Emphasis mine, so you can appreciate the bees and "the perfection of wax." I took two trains and sat in a Starbucks for an hour so I could hear that. And then, since the celebrations were in the small house chapel, I snagged the seat beside the space heater and was slowly roasted until I thought my beloved orange Hunter wellies might melt. At that point I escaped to the carpeted hallway outside, trying not to step on anyone. And after the Dismissal and Blessing, but before the start of the Last Gospel, I rushed out of the house to catch the train to the other train that would save me an hour on the Rough Bus.
The biggest problem with the Extraordinary Form of the Mass/the Traditional Latin Mass is that so few priests celebrate it that people who love it often have to travel long distances to get to it. Indeed, I should count my blessings that it takes B.A. and I only an hour to get to Mass on Sundays, two hours on a weekday, unless we catch the weekday trains, which halves the journey. However, last night I caught the train home only by the skin of my teeth, and I thought with longing of my actual parish church, and how NICE it would BE if the priest THERE said the EF.
It would also have been nice if, instead of de facto banning the Traditional Latin Mass, the bishops had merely decreed that it would carry on at 7 AM on Sundays and at 8 PM on weeknights, and all the more comfortable time slots would be taken by the New Mass. Therefore, everyone who really enjoyed the three hymn sandwich, the sign of peace, the hand-lifting cantors and the priests' ex tempore remarks could still have had them while the rest of us could go into hypnotic-mystical public prayer mode ubique et semper.
Fortunately, many young priests really love the TLM, so there is hope that the NO and EF will appear simultaneously in more and more parishes. (Unfortunately, this will coincide with many more parish churches closing down entirely.) And I hope and pray our EF community gets its very own parish church one day, so that I can attend Candlemas services without freezing, melting or catching fire.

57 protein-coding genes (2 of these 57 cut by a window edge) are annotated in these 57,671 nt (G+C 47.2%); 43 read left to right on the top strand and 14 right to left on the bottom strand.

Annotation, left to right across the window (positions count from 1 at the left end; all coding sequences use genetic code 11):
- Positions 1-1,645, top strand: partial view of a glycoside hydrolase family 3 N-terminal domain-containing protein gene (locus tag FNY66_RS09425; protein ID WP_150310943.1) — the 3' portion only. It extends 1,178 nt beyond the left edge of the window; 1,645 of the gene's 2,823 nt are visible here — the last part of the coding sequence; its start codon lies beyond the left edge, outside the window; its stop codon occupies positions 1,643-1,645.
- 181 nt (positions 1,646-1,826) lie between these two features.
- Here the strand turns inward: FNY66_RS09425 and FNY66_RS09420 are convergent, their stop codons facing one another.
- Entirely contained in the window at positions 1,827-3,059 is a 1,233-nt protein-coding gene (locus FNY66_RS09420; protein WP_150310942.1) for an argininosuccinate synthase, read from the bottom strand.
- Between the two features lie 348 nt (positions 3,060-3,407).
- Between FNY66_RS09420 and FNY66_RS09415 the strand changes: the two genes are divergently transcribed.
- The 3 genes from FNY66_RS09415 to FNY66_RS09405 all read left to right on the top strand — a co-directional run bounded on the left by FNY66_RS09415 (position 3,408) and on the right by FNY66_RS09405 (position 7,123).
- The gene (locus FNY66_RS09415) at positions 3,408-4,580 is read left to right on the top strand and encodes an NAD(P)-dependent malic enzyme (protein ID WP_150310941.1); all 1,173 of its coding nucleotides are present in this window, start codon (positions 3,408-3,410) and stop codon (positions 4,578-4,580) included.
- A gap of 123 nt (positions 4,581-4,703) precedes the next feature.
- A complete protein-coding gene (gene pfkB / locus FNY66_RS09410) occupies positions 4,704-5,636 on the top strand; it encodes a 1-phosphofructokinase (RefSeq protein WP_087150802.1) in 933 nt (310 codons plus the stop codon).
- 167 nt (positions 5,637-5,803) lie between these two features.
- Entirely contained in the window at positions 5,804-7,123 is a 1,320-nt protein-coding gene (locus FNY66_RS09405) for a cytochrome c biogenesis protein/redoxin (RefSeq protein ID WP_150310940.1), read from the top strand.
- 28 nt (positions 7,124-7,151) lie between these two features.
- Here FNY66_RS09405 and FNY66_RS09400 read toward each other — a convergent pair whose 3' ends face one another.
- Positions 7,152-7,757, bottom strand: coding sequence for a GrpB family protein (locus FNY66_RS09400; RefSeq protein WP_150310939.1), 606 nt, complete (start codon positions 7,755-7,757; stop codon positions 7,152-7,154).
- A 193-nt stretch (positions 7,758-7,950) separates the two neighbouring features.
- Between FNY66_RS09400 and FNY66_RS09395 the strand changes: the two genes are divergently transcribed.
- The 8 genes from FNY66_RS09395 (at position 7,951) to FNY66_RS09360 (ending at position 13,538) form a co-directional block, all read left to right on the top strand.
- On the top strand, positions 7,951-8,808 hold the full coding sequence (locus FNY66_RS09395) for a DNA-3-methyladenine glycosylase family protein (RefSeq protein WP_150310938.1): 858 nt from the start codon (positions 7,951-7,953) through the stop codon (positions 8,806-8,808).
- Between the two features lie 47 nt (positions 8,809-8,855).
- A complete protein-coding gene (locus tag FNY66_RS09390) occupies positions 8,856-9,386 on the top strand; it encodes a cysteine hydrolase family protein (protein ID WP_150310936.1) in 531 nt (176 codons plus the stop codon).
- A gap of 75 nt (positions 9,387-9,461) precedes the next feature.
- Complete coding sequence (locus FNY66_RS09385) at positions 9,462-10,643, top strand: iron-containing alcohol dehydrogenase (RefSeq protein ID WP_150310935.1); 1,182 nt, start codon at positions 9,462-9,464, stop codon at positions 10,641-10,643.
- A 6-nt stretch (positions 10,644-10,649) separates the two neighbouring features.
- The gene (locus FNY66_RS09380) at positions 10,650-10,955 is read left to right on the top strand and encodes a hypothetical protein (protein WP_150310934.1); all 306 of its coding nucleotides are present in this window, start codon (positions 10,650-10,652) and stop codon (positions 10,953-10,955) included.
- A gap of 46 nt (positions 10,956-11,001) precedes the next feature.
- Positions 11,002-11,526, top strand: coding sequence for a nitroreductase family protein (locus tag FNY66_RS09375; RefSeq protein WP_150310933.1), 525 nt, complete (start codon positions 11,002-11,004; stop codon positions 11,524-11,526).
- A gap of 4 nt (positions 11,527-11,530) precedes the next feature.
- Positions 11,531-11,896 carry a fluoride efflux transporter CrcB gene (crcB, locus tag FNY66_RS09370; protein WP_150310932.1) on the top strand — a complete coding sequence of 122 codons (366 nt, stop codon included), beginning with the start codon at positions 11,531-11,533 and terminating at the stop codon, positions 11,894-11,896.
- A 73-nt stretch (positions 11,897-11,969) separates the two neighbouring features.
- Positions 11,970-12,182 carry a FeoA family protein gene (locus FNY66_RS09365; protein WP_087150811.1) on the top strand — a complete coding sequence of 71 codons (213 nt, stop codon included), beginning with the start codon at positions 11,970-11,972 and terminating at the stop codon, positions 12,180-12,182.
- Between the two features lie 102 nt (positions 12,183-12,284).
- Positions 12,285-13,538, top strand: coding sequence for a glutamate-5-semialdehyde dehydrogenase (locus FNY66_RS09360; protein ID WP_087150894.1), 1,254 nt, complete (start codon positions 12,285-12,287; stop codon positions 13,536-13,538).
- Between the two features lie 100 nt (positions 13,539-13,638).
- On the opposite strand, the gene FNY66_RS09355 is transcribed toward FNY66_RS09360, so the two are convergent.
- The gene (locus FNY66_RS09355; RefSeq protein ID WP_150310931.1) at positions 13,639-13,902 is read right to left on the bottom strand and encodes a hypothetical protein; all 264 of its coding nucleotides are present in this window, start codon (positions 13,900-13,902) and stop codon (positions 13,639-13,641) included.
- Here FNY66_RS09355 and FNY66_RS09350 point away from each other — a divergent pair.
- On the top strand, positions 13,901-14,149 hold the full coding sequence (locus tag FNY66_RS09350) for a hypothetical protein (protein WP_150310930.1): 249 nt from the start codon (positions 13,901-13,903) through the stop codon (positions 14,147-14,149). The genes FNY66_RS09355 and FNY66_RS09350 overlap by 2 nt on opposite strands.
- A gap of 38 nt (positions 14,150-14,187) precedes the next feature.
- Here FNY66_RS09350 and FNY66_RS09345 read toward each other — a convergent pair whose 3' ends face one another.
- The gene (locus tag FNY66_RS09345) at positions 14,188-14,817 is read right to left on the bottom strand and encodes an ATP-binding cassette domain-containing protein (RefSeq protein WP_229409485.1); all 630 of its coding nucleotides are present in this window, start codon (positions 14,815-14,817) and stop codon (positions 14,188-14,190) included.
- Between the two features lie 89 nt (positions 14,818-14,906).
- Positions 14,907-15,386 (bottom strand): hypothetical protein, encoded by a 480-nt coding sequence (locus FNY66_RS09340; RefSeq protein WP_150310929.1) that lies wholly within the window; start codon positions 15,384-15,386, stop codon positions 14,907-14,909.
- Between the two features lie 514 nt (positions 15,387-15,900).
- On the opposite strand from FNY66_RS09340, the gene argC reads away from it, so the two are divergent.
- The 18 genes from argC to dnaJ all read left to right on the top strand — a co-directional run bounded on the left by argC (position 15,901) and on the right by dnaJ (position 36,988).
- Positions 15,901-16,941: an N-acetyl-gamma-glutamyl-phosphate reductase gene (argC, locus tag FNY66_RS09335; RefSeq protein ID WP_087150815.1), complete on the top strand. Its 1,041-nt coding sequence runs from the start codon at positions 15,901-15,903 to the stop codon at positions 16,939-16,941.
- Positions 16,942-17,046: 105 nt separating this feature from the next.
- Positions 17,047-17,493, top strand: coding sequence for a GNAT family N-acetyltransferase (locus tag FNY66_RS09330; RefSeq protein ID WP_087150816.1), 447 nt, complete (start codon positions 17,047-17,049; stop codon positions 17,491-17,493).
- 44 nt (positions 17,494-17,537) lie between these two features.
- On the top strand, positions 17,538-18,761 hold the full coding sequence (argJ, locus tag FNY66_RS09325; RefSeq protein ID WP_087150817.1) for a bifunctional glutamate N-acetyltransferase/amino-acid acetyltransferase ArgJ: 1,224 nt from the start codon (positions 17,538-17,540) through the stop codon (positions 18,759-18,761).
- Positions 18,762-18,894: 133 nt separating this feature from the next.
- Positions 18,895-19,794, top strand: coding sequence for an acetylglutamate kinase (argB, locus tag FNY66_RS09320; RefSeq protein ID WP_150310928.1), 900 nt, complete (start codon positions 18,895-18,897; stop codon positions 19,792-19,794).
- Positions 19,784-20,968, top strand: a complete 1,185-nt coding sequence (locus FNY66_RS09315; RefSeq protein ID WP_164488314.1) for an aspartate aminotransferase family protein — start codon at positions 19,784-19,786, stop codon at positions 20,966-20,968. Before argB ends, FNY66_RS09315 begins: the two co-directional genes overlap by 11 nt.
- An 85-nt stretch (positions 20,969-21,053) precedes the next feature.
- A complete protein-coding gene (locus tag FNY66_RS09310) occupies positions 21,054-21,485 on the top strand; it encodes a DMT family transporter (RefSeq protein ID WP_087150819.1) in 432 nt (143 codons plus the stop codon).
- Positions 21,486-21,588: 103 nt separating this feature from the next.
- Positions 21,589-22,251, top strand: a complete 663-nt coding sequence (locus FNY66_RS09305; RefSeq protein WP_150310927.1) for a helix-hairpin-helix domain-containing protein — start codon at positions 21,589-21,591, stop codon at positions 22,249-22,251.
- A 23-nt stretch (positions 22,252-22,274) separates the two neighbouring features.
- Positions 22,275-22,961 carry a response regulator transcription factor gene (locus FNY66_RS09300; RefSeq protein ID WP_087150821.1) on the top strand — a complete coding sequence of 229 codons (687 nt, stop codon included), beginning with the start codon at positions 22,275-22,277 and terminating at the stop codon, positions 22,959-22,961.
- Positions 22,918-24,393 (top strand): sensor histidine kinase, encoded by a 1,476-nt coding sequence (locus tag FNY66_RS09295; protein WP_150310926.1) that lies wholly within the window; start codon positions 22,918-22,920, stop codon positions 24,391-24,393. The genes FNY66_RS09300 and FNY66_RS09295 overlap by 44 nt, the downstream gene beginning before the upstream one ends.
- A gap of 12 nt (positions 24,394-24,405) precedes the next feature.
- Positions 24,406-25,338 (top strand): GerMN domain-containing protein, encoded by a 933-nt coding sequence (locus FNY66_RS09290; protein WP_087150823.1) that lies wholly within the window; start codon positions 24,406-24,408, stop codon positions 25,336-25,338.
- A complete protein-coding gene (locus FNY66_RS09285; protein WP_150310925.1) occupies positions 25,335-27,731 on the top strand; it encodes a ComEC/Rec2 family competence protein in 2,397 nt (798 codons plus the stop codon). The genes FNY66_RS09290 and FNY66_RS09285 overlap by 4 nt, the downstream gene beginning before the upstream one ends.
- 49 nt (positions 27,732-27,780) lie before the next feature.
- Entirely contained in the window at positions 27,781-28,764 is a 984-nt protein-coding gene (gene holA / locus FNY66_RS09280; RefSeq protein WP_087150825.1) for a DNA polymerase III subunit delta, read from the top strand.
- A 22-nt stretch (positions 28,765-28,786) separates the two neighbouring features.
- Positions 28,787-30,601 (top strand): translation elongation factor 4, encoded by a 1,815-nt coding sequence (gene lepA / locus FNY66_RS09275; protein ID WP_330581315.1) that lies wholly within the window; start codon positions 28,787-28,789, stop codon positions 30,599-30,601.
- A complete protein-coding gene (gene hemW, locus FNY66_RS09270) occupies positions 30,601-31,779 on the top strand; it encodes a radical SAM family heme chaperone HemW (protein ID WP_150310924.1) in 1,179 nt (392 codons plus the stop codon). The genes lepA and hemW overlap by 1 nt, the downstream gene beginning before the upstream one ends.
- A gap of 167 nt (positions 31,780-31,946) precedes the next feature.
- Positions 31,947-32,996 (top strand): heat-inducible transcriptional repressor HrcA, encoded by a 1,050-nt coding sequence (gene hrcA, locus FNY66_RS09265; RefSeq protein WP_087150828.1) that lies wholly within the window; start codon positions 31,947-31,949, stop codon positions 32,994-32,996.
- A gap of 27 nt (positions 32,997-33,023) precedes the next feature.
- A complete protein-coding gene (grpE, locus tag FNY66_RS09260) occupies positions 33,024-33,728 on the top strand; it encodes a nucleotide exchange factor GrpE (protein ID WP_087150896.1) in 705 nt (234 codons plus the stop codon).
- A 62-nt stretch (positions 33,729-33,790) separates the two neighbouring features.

While there are many people who truly love the Latin Mass, among which I know you are one, and I have zero problem with that at all (though the subculture that can develop around it can be troubling), I hate the fact that so many Latin Mass-goers have never experienced a good Novus Ordo Mass. You can have propers, good music, thoughtful homilies, and even some Latin in the version of the Mass that is most familiar to those of us who have been born since Vatican II. I am glad that those who want the TLM have greater access to it , but the fact of the matter is that the majority of people don't have easy access to the Latin Mass, or don't want it. If we could just put more emphasis on reverent celebration of the N.O, then everyone could have a better experience at Mass.ReplyDelete
I agree that there should most definitely be more emphasis on reverent celebration of the N.O. The Oratorians are very, very good at this.ReplyDelete
The TLM "sub-culture", as becomes apparent to me the more we share on this blog, changes dramatically from country to country. Many of the American obsessions--women's trousers, for example--are just not an issue in the UK or France.